Really.

    If you need help, ask for and get help. Because if you keep going the way you're currently going, you will alienate everybody in your life - your hubby, your other kids (who have a legitimate complain that you have no time for them because you're obsessed with your autistic son), the rest of your family and your friends.

    You will then complain that nobody but your internet autism mommy friends get you, that you're all alone and it'll be your own damn fault.

    ****

    Fwiw, i have been raising my autistic nephew for 5+ years, more than half his life. My sister (his mom) complained like you and alienated everybody like you and said it was too hard. So I took in Nephew.

    And Nephew is a total sweetheart -- not that hard to raise at all. He's my youngest's bff. Discretion is the better part of valor and I simply refuse to let everything be a power struggle. I hired a professional toilet trainer (they exist!) and the poopy Picasso phase ended 6 mos later. Raising a kid on the spectrum is nowhere near as exhausting as mommies like you make it out to be.

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    1. For that child. At this point in his life. Fingers crossed it stays that way for you, but it is unlikely to. And by the way, you didn't have 2-4 years of pure exhaustion and despair weighing you down already before you got him.

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    2. OMG seriously can't believe this Missy Manny commenter! Has she never heard of the fact that every child with autism is different? And in fact every adult is different and they're not all like her sister?! Sorry that she feels like she's been dealt a bad hand (why else would she feel the need to come on here and complain?) but really, there is no need to kick someone down because they admit that life can be a struggle at times.

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    4. What a kind, supportive, helpful, positive thing to say Missy Manny. I hope if you are ever feeling out of sorts someone offers you the same kind of wisdom. Only maybe you're just TOO GOOD to ever feel like that!

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  4. I found that this post was extremely powerful and very relevant to what we are experiencing in our lives currently. It's bloody hard and I cannot understand how anyone could respond negatively to such a heart felt piece of writing. When the above poster writes "if you need help, ask for help and get help" easier said than done! Our family support in our home was stopped due to government funding cuts this was vital support for us as a family and we are completely lost without it. I've written to people high up in the county council asking where I can now go for support. Every story is different, every situation is different .

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    1. My thoughts exactly. Hope you get the support you need back x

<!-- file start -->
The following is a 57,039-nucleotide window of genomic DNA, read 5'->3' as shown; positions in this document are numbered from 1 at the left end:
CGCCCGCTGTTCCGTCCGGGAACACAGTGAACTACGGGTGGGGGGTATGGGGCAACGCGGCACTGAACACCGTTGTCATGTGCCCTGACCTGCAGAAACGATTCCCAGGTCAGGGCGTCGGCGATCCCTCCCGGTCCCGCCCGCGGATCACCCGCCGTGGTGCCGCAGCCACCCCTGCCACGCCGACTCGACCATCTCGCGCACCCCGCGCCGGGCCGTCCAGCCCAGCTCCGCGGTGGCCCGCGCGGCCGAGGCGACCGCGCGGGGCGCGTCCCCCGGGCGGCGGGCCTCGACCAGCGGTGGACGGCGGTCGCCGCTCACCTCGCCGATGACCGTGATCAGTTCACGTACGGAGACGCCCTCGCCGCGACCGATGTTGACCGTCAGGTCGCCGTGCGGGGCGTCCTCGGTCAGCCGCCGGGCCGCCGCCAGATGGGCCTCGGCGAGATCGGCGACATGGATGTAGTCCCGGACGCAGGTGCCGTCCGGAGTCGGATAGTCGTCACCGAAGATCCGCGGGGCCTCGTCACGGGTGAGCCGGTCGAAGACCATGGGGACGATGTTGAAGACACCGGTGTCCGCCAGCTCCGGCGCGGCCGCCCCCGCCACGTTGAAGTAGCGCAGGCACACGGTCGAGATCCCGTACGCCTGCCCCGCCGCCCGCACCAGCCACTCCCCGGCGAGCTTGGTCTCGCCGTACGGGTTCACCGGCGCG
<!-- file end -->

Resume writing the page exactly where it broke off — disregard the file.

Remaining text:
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  5. Wow! You need to get off that high judgemental horse of yours! When you have met one person on the spectrum, you've met one person on the spectrum. Really happy for you that your nephew is responsive to potty training. Try a walk in the authors' shoes and you may feel as exhausted as she does. She is just venting and that's ok. There but by eg Grace of God go I. Let's hope your nephew doesn't suffer depression /feel suicidal/be unable to leave the home, as many autistic children become when life is too much. Then you yourself may learn a bit of emapathy. This lady is not criticising her autistic child. She's trying her her best.

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  6. Thank you for writing this post. As a parent to a child with Aspergers and a neurotypical child I completely understand where you are coming from. There are only so many hours in a day and you cannot function unless you look after your own wellbeing. We have to work within these parameters. As a parent you quickly learn that there is always someone who thinks what you are doing is the wrong way of doing things. This is a brilliant article and I can identify with it a lot. Well done for writing this.

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  7. I am a single parent looking after a 7yo with autism and a 17yo with Aspergers. I have chronic arthritis and anxiety and very limited help. I have no social life. I hear everything you're saying. It's soul destroying when someone replies heartlessly when they really should know better than to judge and belittle.

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  8. @ Missy Manny
    If you don't have anything good to say don't say anything. She wasn't asking for your approval. And because your nephew is not so hard to look after doesn't mean you know it all.Dont you know every child is different? God she's trying here.Shame on you for your discouraging words.

    @ Mandy...
    You are such a beautiful person. Your family is lucky to have you.